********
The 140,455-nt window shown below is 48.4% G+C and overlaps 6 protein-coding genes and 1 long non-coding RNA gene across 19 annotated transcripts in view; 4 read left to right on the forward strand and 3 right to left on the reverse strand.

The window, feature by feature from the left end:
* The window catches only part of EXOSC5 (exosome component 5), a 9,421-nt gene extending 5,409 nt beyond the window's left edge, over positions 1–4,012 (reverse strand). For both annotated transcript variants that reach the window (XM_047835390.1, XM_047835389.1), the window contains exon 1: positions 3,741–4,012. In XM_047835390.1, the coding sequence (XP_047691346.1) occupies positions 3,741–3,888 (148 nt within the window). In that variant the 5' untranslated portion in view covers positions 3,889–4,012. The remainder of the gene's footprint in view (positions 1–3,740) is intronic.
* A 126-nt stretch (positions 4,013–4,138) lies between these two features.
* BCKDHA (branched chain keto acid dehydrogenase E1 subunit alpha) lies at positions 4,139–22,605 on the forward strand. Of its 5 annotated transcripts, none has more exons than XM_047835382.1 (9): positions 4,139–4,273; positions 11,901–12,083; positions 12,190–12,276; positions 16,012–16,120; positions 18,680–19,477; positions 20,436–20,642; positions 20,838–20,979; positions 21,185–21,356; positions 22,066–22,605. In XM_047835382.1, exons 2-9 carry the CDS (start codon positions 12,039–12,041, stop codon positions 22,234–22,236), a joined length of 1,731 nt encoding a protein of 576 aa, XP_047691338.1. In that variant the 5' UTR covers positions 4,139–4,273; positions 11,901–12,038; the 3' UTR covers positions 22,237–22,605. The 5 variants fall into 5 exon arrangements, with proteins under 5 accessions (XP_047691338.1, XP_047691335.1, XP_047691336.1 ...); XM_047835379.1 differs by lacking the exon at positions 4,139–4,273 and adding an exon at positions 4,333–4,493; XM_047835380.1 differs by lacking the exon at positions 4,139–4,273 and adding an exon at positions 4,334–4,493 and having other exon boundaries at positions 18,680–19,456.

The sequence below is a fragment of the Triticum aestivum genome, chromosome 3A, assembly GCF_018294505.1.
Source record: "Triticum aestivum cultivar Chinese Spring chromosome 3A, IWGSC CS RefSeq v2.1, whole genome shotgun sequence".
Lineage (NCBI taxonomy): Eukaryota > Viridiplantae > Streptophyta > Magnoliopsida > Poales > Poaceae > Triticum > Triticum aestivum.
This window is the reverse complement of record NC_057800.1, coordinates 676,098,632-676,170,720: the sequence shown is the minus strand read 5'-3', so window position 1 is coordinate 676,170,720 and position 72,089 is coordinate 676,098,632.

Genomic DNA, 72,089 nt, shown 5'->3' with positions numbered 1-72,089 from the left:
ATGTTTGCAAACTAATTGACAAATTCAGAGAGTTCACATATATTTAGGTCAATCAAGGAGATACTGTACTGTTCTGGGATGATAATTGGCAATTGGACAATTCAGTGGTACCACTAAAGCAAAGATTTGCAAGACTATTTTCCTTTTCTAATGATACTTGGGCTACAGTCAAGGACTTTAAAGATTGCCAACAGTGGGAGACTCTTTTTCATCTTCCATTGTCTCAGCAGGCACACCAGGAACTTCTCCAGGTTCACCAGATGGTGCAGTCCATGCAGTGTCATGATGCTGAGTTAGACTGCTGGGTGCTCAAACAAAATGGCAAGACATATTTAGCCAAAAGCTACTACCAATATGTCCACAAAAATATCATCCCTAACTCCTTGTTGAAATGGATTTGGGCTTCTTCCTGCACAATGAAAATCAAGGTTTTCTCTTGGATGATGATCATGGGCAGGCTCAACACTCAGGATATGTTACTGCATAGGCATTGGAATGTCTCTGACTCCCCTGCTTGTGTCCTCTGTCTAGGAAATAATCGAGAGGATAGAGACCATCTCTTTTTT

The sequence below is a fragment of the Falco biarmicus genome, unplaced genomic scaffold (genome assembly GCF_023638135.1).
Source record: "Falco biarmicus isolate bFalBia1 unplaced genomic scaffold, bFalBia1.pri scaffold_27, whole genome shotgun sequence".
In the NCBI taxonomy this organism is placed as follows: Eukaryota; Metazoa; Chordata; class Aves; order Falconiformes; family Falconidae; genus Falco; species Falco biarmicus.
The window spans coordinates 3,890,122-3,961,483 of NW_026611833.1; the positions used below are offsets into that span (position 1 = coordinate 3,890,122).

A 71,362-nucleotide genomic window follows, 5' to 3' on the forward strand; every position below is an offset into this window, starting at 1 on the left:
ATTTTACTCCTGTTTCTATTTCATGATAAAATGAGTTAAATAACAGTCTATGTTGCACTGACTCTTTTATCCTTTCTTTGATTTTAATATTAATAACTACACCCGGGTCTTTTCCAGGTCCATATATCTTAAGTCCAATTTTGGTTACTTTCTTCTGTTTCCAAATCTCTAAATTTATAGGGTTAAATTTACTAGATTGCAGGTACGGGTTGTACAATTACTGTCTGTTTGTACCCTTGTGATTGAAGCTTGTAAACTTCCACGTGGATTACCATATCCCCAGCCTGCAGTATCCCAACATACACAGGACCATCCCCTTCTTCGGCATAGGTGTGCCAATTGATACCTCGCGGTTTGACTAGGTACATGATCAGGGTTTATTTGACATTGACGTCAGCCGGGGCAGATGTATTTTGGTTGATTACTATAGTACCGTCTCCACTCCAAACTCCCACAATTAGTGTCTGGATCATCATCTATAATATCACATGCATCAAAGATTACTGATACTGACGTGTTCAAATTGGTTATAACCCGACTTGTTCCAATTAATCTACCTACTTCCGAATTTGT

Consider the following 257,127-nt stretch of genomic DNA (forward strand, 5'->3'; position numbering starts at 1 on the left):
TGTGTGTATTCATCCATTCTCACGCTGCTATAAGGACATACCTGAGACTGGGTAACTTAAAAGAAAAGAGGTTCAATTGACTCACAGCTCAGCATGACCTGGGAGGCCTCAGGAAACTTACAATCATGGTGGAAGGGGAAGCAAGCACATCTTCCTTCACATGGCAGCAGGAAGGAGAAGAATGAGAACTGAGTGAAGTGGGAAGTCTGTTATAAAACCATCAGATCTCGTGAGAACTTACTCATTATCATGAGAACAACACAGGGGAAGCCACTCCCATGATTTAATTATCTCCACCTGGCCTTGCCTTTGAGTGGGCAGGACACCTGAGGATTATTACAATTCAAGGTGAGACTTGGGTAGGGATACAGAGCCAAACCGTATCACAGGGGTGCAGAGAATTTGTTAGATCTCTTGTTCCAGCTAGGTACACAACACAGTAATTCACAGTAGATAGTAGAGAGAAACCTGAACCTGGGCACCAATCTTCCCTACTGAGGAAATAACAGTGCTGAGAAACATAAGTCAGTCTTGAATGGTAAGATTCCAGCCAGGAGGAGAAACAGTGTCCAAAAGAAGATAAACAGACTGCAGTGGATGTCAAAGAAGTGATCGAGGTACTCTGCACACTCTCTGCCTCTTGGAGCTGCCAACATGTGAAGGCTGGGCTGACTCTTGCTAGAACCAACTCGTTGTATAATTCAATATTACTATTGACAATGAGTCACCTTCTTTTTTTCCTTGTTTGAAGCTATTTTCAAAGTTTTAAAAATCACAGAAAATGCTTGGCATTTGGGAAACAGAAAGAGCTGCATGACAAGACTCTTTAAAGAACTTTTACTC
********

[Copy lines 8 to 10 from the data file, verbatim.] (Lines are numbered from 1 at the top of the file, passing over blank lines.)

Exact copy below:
Lineage (NCBI taxonomy): Eukaryota > Viridiplantae > Streptophyta > Magnoliopsida > Poales > Poaceae > Triticum > Triticum aestivum.
This window is the reverse complement of record NC_057800.1, coordinates 676,098,632-676,170,720: the sequence shown is the minus strand read 5'-3', so window position 1 is coordinate 676,170,720 and position 72,089 is coordinate 676,098,632.

Genomic DNA, 72,089 nt, shown 5'->3' with positions numbered 1-72,089 from the left: